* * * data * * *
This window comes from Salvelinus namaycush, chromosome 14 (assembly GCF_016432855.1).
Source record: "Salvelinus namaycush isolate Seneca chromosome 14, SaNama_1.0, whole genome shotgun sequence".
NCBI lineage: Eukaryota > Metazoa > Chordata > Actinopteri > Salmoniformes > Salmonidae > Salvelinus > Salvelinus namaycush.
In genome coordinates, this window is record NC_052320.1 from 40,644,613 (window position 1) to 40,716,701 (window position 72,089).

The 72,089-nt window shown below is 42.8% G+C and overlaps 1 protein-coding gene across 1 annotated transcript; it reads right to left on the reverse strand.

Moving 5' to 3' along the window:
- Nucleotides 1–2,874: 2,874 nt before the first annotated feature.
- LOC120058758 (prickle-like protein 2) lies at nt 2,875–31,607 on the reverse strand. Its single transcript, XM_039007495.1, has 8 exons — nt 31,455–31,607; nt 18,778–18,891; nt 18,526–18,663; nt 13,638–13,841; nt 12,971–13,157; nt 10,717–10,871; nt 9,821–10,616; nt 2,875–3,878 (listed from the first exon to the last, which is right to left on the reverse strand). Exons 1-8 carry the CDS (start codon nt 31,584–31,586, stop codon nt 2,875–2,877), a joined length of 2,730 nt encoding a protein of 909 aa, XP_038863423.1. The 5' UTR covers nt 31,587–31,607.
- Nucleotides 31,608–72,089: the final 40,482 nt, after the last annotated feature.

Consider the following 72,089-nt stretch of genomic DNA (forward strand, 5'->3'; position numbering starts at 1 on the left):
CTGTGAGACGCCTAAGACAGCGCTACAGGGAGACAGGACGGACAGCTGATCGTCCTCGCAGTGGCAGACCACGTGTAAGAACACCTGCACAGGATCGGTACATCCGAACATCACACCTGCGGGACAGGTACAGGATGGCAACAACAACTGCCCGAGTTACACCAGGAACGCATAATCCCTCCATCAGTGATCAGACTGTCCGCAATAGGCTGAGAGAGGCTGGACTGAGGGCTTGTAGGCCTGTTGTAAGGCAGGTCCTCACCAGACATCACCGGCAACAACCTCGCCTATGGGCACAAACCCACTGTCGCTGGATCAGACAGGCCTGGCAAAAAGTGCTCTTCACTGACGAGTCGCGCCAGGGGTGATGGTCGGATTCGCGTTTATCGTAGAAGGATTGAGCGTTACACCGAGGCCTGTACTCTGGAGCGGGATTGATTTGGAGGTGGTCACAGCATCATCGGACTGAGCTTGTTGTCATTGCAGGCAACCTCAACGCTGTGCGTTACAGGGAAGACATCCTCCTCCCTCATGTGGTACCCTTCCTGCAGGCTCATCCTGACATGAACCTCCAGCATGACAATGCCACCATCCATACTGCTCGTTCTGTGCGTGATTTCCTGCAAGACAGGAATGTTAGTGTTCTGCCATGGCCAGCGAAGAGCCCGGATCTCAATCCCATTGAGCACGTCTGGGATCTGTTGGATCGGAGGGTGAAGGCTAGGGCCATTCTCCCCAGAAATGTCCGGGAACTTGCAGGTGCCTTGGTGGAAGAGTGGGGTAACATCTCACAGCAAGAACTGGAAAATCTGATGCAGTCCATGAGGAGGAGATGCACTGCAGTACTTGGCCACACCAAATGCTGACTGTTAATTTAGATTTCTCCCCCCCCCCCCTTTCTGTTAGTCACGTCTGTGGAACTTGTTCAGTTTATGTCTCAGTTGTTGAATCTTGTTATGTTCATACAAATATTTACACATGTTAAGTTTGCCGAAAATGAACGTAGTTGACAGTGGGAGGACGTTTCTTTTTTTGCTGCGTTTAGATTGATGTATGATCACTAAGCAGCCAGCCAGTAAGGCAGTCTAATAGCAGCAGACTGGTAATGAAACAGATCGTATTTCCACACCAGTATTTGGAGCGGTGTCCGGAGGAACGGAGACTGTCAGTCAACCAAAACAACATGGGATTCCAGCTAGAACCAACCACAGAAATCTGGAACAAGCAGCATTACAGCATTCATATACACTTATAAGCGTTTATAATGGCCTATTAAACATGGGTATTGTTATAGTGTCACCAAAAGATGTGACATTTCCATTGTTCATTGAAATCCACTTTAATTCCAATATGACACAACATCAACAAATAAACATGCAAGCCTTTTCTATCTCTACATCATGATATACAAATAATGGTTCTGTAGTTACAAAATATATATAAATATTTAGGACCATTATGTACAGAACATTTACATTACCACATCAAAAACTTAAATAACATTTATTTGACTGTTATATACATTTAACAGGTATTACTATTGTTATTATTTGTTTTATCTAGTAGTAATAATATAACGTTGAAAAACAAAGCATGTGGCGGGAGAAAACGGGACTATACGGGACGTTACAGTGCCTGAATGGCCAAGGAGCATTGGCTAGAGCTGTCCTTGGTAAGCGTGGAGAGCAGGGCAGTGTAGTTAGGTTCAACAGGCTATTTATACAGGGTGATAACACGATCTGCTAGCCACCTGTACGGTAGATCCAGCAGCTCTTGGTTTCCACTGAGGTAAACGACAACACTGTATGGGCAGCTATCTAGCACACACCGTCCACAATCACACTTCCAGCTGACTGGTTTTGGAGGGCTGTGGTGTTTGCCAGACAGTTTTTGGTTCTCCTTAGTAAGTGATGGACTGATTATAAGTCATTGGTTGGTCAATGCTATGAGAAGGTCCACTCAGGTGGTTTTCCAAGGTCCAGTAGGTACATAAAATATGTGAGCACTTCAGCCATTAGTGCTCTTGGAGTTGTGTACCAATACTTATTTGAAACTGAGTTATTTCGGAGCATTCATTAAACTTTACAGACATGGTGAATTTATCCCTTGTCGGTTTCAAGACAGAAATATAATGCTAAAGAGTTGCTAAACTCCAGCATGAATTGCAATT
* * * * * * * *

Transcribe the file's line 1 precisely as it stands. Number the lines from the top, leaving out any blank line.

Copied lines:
This window comes from Salvelinus namaycush, chromosome 14 (assembly GCF_016432855.1).